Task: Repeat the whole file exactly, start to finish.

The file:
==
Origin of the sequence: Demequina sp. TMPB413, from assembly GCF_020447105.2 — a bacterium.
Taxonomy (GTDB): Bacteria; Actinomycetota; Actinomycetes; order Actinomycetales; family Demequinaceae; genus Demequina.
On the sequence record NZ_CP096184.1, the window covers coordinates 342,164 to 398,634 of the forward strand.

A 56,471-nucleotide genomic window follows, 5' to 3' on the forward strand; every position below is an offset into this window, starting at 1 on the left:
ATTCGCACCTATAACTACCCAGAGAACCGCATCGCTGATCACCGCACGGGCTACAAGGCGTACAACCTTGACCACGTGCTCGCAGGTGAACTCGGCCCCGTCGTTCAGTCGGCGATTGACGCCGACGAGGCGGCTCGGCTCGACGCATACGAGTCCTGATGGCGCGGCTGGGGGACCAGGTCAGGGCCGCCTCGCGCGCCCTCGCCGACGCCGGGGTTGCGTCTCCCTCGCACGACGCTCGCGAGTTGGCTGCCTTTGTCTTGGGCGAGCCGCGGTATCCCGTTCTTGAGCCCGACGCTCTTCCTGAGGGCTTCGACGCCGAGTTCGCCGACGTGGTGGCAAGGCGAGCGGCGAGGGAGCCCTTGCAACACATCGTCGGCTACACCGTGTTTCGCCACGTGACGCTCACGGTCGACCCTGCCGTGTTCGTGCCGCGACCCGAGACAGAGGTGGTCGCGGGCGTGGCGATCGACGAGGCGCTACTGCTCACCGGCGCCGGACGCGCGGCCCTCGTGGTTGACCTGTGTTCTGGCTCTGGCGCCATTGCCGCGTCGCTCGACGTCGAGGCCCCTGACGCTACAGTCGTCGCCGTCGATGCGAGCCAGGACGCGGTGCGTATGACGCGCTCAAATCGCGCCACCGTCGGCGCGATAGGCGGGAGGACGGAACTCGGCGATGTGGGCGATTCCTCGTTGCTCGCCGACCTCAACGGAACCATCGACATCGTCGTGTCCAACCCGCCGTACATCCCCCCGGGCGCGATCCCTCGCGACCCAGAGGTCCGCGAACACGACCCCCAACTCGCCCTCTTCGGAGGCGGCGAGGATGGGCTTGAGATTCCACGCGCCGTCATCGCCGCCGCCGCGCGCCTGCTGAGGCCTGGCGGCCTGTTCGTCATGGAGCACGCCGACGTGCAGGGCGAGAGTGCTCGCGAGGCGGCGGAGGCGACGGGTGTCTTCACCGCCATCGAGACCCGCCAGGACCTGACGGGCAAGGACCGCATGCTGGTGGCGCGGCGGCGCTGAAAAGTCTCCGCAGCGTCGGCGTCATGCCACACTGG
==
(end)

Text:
Origin of the sequence: Demequina sp. TMPB413, from assembly GCF_020447105.2 — a bacterium.
Taxonomy (GTDB): Bacteria; Actinomycetota; Actinomycetes; order Actinomycetales; family Demequinaceae; genus Demequina.
On the sequence record NZ_CP096184.1, the window covers coordinates 342,164 to 398,634 of the forward strand.

A 56,471-nucleotide genomic window follows, 5' to 3' on the forward strand; every position below is an offset into this window, starting at 1 on the left:
ATTCGCACCTATAACTACCCAGAGAACCGCATCGCTGATCACCGCACGGGCTACAAGGCGTACAACCTTGACCACGTGCTCGCAGGTGAACTCGGCCCCGTCGTTCAGTCGGCGATTGACGCCGACGAGGCGGCTCGGCTCGACGCATACGAGTCCTGATGGCGCGGCTGGGGGACCAGGTCAGGGCCGCCTCGCGCGCCCTCGCCGACGCCGGGGTTGCGTCTCCCTCGCACGACGCTCGCGAGTTGGCTGCCTTTGTCTTGGGCGAGCCGCGGTATCCCGTTCTTGAGCCCGACGCTCTTCCTGAGGGCTTCGACGCCGAGTTCGCCGACGTGGTGGCAAGGCGAGCGGCGAGGGAGCCCTTGCAACACATCGTCGGCTACACCGTGTTTCGCCACGTGACGCTCACGGTCGACCCTGCCGTGTTCGTGCCGCGACCCGAGACAGAGGTGGTCGCGGGCGTGGCGATCGACGAGGCGCTACTGCTCACCGGCGCCGGACGCGCGGCCCTCGTGGTTGACCTGTGTTCTGGCTCTGGCGCCATTGCCGCGTCGCTCGACGTCGAGGCCCCTGACGCTACAGTCGTCGCCGTCGATGCGAGCCAGGACGCGGTGCGTATGACGCGCTCAAATCGCGCCACCGTCGGCGCGATAGGCGGGAGGACGGAACTCGGCGATGTGGGCGATTCCTCGTTGCTCGCCGACCTCAACGGAACCATCGACATCGTCGTGTCCAACCCGCCGTACATCCCCCCGGGCGCGATCCCTCGCGACCCAGAGGTCCGCGAACACGACCCCCAACTCGCCCTCTTCGGAGGCGGCGAGGATGGGCTTGAGATTCCACGCGCCGTCATCGCCGCCGCCGCGCGCCTGCTGAGGCCTGGCGGCCTGTTCGTCATGGAGCACGCCGACGTGCAGGGCGAGAGTGCTCGCGAGGCGGCGGAGGCGACGGGTGTCTTCACCGCCATCGAGACCCGCCAGGACCTGACGGGCAAGGACCGCATGCTGGTGGCGCGGCGGCGCTGAAAAGTCTCCGCAGCGTCGGCGTCATGCCACACTGG